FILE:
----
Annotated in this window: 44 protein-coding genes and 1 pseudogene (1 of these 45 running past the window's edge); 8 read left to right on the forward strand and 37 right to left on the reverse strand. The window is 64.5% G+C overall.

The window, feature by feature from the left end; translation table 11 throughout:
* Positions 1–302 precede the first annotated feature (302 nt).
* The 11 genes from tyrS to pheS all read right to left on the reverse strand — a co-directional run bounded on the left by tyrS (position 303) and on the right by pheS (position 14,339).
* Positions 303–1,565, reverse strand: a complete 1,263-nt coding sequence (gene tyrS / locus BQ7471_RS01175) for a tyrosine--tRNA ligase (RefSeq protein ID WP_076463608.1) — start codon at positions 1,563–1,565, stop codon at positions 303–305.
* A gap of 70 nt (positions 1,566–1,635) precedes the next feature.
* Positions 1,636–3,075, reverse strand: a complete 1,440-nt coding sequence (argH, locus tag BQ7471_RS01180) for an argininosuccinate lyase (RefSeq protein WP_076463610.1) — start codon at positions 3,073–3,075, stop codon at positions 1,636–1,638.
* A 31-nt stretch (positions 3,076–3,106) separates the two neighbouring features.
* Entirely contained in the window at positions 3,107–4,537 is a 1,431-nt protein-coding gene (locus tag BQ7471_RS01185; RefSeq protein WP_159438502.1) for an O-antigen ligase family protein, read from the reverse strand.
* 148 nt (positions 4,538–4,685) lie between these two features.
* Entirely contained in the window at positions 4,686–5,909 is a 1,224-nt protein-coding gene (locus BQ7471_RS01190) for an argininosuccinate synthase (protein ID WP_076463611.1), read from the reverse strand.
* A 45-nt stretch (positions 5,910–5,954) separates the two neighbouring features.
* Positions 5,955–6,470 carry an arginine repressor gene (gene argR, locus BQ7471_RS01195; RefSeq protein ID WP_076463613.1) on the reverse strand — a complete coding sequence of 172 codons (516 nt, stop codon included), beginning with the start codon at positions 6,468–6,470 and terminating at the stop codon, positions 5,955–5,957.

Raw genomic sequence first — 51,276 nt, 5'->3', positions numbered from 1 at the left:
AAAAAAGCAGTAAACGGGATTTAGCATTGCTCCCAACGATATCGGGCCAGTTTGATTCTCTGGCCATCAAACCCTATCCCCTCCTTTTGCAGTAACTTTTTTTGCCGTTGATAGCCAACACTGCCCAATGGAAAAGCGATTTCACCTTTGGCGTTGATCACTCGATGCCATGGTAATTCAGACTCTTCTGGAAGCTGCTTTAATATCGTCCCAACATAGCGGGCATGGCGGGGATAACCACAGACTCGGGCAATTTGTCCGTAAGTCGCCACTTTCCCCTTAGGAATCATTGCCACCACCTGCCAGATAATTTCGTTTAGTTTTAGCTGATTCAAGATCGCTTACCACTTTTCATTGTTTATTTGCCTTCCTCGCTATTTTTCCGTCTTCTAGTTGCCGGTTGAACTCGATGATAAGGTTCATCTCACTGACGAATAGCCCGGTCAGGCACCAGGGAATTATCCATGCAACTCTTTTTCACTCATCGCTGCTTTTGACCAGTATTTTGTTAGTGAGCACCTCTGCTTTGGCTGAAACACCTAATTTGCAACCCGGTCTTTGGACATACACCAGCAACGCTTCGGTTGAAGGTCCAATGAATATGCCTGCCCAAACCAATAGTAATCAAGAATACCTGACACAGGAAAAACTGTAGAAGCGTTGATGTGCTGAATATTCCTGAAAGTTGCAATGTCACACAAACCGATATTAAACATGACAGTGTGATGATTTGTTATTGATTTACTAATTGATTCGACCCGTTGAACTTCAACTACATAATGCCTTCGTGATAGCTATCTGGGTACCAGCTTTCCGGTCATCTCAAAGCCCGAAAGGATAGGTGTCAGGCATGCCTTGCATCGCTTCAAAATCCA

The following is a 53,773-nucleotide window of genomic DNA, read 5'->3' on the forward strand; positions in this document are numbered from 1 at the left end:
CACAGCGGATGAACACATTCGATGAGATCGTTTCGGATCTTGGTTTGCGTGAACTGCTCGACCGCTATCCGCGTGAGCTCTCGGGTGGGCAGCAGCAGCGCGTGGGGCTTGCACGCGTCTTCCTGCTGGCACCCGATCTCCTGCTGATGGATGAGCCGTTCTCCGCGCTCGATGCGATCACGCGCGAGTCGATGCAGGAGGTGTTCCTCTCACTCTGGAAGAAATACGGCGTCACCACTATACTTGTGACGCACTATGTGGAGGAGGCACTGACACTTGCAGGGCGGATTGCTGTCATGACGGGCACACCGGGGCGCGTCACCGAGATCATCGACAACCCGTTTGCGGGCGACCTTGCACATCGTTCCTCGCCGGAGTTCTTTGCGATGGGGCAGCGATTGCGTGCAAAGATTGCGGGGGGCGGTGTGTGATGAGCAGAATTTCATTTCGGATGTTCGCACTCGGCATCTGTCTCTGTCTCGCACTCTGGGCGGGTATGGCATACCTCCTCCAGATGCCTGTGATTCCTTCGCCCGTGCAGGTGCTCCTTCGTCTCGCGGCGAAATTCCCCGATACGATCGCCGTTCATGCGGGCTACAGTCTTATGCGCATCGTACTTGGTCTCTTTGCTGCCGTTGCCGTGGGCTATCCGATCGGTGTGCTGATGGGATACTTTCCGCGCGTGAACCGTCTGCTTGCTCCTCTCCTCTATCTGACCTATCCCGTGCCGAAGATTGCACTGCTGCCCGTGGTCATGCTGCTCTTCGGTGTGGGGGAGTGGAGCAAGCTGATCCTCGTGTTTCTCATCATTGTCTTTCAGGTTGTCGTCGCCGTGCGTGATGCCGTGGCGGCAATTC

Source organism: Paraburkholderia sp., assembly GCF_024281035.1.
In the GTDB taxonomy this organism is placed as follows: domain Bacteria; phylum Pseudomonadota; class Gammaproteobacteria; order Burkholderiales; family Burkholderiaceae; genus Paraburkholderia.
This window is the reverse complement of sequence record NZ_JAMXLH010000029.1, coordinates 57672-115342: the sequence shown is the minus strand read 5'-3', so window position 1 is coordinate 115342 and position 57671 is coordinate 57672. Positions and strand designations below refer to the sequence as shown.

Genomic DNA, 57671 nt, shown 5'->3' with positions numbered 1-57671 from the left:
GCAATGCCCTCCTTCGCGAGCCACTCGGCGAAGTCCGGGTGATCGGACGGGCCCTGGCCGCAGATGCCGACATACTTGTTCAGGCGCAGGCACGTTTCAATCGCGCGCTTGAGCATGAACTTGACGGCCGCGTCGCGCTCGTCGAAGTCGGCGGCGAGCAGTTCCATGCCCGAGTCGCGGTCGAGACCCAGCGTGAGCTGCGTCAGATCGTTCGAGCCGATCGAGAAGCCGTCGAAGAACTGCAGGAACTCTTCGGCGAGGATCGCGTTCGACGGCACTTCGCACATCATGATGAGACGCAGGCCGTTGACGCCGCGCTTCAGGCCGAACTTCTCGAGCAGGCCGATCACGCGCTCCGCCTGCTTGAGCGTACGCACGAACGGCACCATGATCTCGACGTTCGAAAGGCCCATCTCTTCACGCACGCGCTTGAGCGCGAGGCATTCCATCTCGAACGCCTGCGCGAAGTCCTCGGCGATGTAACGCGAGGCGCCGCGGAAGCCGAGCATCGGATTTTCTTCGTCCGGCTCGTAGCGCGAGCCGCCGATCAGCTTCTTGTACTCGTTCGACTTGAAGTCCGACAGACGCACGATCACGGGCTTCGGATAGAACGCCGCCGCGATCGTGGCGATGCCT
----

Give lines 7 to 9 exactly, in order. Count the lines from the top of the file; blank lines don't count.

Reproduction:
* Positions 1,636–3,075, reverse strand: a complete 1,440-nt coding sequence (argH, locus tag BQ7471_RS01180) for an argininosuccinate lyase (RefSeq protein WP_076463610.1) — start codon at positions 3,073–3,075, stop codon at positions 1,636–1,638.
* A 31-nt stretch (positions 3,076–3,106) separates the two neighbouring features.
* Entirely contained in the window at positions 3,107–4,537 is a 1,431-nt protein-coding gene (locus tag BQ7471_RS01185; RefSeq protein WP_159438502.1) for an O-antigen ligase family protein, read from the reverse strand.